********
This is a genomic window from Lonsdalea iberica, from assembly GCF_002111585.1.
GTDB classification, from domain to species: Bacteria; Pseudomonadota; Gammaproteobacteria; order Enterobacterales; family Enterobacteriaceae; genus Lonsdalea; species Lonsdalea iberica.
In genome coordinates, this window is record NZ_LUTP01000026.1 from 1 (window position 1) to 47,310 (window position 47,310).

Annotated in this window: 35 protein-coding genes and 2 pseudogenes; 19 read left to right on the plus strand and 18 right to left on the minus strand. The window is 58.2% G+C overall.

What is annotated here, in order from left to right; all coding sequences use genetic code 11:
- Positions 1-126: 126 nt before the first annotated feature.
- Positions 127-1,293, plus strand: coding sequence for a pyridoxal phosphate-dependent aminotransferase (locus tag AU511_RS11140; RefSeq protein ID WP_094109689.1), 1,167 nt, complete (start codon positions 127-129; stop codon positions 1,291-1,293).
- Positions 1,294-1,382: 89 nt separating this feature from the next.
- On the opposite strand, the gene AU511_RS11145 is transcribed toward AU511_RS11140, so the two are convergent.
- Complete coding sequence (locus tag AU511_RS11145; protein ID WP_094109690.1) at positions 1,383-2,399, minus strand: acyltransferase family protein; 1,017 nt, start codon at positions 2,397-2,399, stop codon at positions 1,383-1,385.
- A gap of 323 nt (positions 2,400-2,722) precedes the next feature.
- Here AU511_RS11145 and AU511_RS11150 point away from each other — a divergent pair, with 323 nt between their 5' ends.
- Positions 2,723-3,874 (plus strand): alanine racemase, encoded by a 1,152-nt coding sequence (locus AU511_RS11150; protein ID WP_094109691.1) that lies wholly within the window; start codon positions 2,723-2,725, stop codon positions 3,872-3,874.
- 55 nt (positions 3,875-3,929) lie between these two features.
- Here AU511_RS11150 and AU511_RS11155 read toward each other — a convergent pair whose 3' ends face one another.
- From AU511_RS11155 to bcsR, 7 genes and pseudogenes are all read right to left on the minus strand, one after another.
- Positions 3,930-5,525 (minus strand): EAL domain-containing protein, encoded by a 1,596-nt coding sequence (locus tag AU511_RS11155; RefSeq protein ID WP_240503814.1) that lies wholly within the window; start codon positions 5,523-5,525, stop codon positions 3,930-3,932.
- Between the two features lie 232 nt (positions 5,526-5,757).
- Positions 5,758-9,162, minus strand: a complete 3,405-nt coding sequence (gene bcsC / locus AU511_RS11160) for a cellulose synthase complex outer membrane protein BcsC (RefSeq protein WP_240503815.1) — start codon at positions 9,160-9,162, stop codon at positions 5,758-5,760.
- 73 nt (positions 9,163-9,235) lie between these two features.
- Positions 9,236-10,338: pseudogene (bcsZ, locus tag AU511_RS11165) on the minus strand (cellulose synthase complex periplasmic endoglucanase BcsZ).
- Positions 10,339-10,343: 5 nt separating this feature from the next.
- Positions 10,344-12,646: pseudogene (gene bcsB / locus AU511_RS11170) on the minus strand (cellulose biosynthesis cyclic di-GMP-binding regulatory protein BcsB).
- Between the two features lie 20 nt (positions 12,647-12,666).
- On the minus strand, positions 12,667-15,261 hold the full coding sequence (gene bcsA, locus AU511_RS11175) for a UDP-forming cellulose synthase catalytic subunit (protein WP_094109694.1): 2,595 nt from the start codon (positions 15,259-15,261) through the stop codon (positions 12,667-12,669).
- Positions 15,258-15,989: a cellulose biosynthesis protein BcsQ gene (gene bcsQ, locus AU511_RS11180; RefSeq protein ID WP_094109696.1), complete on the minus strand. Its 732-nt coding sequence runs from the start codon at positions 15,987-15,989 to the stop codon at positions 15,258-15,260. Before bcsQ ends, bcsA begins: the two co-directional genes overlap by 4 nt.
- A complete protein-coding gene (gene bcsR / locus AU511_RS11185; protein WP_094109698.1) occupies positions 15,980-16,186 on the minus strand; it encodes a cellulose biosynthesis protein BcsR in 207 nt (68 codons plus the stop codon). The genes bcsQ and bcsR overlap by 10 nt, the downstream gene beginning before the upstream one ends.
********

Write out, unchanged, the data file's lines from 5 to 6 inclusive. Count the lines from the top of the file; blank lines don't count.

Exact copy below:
What is annotated here, in order from left to right; all coding sequences use genetic code 11:
- Positions 1-126: 126 nt before the first annotated feature.